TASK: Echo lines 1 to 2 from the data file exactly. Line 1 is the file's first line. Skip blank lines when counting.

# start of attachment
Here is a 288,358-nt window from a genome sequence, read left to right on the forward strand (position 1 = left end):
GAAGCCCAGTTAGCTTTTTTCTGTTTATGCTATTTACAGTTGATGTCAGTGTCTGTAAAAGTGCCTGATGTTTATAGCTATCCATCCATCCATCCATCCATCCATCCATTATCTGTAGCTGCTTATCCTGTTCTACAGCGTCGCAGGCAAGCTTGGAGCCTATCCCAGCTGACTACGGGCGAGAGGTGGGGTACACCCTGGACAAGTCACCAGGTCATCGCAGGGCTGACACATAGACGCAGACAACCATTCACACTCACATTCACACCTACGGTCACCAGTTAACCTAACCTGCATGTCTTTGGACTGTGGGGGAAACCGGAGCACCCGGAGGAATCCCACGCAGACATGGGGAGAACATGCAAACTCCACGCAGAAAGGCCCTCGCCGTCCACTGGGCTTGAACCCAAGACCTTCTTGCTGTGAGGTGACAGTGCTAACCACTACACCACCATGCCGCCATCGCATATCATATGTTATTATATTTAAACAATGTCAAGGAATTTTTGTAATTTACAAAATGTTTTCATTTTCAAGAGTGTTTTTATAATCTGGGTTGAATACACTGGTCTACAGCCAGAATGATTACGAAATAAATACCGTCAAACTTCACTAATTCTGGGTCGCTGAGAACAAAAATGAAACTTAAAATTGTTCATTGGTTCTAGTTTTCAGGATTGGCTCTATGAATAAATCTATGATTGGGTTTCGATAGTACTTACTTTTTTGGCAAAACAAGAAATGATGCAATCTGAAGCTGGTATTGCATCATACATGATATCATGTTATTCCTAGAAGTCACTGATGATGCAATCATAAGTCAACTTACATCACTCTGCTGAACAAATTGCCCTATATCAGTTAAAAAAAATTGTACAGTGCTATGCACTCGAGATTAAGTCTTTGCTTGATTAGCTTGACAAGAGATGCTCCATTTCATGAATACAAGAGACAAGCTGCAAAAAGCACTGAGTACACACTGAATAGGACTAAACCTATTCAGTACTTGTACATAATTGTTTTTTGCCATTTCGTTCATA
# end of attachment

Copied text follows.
Here is a 288,358-nt window from a genome sequence, read left to right on the forward strand (position 1 = left end):
GAAGCCCAGTTAGCTTTTTTCTGTTTATGCTATTTACAGTTGATGTCAGTGTCTGTAAAAGTGCCTGATGTTTATAGCTATCCATCCATCCATCCATCCATCCATCCATTATCTGTAGCTGCTTATCCTGTTCTACAGCGTCGCAGGCAAGCTTGGAGCCTATCCCAGCTGACTACGGGCGAGAGGTGGGGTACACCCTGGACAAGTCACCAGGTCATCGCAGGGCTGACACATAGACGCAGACAACCATTCACACTCACATTCACACCTACGGTCACCAGTTAACCTAACCTGCATGTCTTTGGACTGTGGGGGAAACCGGAGCACCCGGAGGAATCCCACGCAGACATGGGGAGAACATGCAAACTCCACGCAGAAAGGCCCTCGCCGTCCACTGGGCTTGAACCCAAGACCTTCTTGCTGTGAGGTGACAGTGCTAACCACTACACCACCATGCCGCCATCGCATATCATATGTTATTATATTTAAACAATGTCAAGGAATTTTTGTAATTTACAAAATGTTTTCATTTTCAAGAGTGTTTTTATAATCTGGGTTGAATACACTGGTCTACAGCCAGAATGATTACGAAATAAATACCGTCAAACTTCACTAATTCTGGGTCGCTGAGAACAAAAATGAAACTTAAAATTGTTCATTGGTTCTAGTTTTCAGGATTGGCTCTATGAATAAATCTATGATTGGGTTTCGATAGTACTTACTTTTTTGGCAAAACAAGAAATGATGCAATCTGAAGCTGGTATTGCATCATACATGATATCATGTTATTCCTAGAAGTCACTGATGATGCAATCATAAGTCAACTTACATCACTCTGCTGAACAAATTGCCCTATATCAGTTAAAAAAAATTGTACAGTGCTATGCACTCGAGATTAAGTCTTTGCTTGATTAGCTTGACAAGAGATGCTCCATTTCATGAATACAAGAGACAAGCTGCAAAAAGCACTGAGTACACACTGAATAGGACTAAACCTATTCAGTACTTGTACATAATTGTTTTTTGCCATTTCGTTCATA